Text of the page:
A stumble in Q4. Just when low but positive growth was expected, Japan's GDP fell by 0.4 pps in Q4, taking the average for 2015 to 0.5%. This economic decline was essentially due to the bad performance by private consumption and, to a lesser degree, exports. On the other hand investment looked dynamic and is, by far, the most positive aspect of GDP's composition. For its part inflation continued to reflect the feeble tone in domestic demand. In January the CPI without food but with energy (the Bank of Japan's benchmark) stood at 0.0% year-on-year, very far from its target of 2%.

Relative improvement in 2016. Based on these trends, we expect the economy to speed up this year but only at a moderate rate (0.9%, 0.1 pp less than we thought before knowing the GDP figure for Q4). Japan's recovery is facing three obstacles: perennially weak private consumption, lethargic exports (affected by a drop in purchases by US and China) and inventory adjustments. Given this situation, speculation is that economic policy will continue to support growth: in Q1 a new fiscal package will be implemented equivalent to 0.3% of GDP which is quite likely to be enlarged even further this same year, and the Bank of Japan will also probably adopt further measures of monetary expansion. However, the effectiveness of the monetary policy may be limited given the little effect recorded by previous similar measures.


China: no news from the front. The publication of macroeconomic data slows down during the festivities for the Chinese New Year and the few data published do not provide a very clear picture of the country's immediate outlook. The (official) PMI indicator for activity in January fell below the threshold of 50 points both for manufacturing and services while the Markit-Caixin PMI indicator points to a minimally expansionary tone in the tertiary sector. On the other hand exports and imports declined more in January than expected. Compared with these indicators for the real economy, the financial trend seems to be steadier than in the first few weeks of the year. After closing to celebrate the New Lunar Year, Shanghai stock market opened with gains at the same time as the yuan recovered part of the ground lost since the beginning of 2016. Given this uncertain situation, we have maintained our scenario of a gradual slowdown in GDP in 2016 and 2017, albeit with downside risks.

India, the exception of emerging Asia. As the soft landing for the Chinese economy gradually materialises and the acceleration in the advanced economies slows down, the rest of emerging Asia is reflecting such changes in the external environment by moderating its rate of growth. Prospects are especially more contained for Hong Kong, Singapore, Malaysia and Indonesia, justifying a certain downward revision of the GDP growth forecast for these economies in 2016. Given this situation, India's growth stands out favourably, both because of its rate (7.3% year-on-year growth in 2015 Q4) and its composition (in particular thanks to surprisingly vigorous manufacturing, traditionally one of the country's shortcomings).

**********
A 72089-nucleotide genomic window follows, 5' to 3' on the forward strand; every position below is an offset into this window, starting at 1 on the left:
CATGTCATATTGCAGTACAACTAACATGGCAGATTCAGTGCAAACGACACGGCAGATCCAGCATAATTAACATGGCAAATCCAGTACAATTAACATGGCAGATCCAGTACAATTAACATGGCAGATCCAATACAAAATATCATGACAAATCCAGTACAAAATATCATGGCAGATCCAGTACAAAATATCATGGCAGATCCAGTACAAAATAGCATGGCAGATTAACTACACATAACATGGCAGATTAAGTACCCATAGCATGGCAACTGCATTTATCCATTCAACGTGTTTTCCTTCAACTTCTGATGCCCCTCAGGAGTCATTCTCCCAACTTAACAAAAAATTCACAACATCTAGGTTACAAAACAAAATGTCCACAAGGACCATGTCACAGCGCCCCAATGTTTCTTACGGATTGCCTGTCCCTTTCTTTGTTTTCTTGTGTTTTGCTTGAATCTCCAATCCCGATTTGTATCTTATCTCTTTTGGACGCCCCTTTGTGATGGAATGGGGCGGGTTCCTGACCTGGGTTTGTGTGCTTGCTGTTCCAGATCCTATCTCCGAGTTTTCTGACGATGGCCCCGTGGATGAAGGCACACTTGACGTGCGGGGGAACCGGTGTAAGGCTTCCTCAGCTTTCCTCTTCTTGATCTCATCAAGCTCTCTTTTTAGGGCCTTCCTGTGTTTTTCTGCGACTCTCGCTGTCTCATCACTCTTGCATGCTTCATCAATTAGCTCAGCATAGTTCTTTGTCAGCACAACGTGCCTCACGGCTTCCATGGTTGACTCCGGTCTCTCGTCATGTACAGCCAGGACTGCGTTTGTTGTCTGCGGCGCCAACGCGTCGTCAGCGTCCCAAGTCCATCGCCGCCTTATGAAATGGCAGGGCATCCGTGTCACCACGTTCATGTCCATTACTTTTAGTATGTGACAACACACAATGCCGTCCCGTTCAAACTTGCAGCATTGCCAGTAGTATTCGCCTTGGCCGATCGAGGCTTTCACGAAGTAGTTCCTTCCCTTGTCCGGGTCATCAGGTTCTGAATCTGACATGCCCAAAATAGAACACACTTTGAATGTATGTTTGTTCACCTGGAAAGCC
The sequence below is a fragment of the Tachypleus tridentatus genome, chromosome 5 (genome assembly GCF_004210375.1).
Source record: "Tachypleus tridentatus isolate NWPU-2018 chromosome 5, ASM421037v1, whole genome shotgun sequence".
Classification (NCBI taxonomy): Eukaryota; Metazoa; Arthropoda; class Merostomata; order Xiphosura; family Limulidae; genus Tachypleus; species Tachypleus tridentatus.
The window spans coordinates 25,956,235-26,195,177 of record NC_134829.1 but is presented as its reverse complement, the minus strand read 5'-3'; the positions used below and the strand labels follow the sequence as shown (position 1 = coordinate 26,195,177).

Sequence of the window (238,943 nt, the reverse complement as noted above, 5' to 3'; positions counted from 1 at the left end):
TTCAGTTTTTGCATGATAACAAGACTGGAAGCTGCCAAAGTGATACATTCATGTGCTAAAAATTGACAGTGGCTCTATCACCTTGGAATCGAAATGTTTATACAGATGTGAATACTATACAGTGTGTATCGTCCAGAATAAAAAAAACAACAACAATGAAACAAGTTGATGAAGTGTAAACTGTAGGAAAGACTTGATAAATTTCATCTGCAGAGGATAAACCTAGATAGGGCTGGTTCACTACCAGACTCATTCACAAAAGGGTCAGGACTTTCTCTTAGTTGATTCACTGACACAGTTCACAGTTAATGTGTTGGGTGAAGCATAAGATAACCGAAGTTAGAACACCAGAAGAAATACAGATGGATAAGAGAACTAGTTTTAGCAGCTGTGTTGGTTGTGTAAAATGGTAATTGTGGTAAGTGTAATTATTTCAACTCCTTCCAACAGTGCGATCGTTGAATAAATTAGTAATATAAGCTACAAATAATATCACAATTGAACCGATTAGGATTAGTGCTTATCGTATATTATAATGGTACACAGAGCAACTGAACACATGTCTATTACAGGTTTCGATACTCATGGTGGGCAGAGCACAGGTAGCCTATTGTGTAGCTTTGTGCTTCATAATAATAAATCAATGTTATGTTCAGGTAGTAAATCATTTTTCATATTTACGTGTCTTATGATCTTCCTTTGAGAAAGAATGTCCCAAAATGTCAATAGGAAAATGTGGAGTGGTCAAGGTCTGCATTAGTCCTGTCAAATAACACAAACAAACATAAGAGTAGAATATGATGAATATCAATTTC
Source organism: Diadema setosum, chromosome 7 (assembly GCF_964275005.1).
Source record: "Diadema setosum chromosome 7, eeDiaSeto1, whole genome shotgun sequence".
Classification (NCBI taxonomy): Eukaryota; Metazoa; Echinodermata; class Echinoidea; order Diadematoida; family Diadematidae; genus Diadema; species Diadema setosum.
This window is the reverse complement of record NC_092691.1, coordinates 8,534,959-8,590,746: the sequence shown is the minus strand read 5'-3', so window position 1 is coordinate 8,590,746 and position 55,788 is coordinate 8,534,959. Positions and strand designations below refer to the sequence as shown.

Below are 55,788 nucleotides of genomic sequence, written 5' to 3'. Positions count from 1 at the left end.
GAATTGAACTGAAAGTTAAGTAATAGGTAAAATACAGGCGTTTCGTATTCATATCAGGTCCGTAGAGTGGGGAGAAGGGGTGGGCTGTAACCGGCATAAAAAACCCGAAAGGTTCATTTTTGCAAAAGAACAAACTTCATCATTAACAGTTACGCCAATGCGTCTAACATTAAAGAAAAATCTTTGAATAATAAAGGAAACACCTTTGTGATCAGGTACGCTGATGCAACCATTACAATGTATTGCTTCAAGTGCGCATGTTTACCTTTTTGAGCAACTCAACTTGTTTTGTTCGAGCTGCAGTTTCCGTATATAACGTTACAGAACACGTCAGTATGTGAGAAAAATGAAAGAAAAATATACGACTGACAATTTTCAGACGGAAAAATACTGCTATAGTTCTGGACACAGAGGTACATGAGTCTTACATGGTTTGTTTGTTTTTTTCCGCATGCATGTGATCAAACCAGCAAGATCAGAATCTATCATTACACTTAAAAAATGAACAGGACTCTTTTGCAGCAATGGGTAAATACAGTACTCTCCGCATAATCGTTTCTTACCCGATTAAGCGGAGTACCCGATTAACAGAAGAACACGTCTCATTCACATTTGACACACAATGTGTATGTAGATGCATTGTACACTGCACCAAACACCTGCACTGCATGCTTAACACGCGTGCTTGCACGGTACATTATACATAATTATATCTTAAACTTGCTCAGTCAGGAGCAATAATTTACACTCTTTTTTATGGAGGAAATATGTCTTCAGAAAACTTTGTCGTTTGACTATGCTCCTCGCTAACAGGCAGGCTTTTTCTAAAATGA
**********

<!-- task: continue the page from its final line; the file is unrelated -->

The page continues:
Mexico and Brazil, two different ways of weathering the storm. Year-end data indicate that the recession in Brazil is becoming deeper which, added to a lack of improvement in the political arena and the intensification of imbalances such as inflation, represents a further deterioration it its prospects. Mexico, however, grew by 2.5% year-on-year in Q4 and its annual figure was the same. The data confirm a certain slowdown compared with the previous quarter which will continue in the coming quarters according to available indicators, the fiscal adjustment announced (0.7% of GDP) and the hike in the benchmark interest rate (from 3.00% to 3.75% between December and February). Nonetheless we believe that this country is applying the right economic policy, distancing it from Brazil's situation.

Oil: few changes, high volatility. The price of oil fluctuated appreciably in February, finally ending the month around 35 dollars per barrel of Brent crude, almost unchanged from its price at the beginning of the period. The underlying trends point to a moderate recovery in the price in 2016. However, taking a short-term view, what has dominated the trend in the oil price is the credibility of a possible agreement between the large producers to stabilise production, pushing up prices when this pact appeared solid and pushing them down when commitment seemed weak.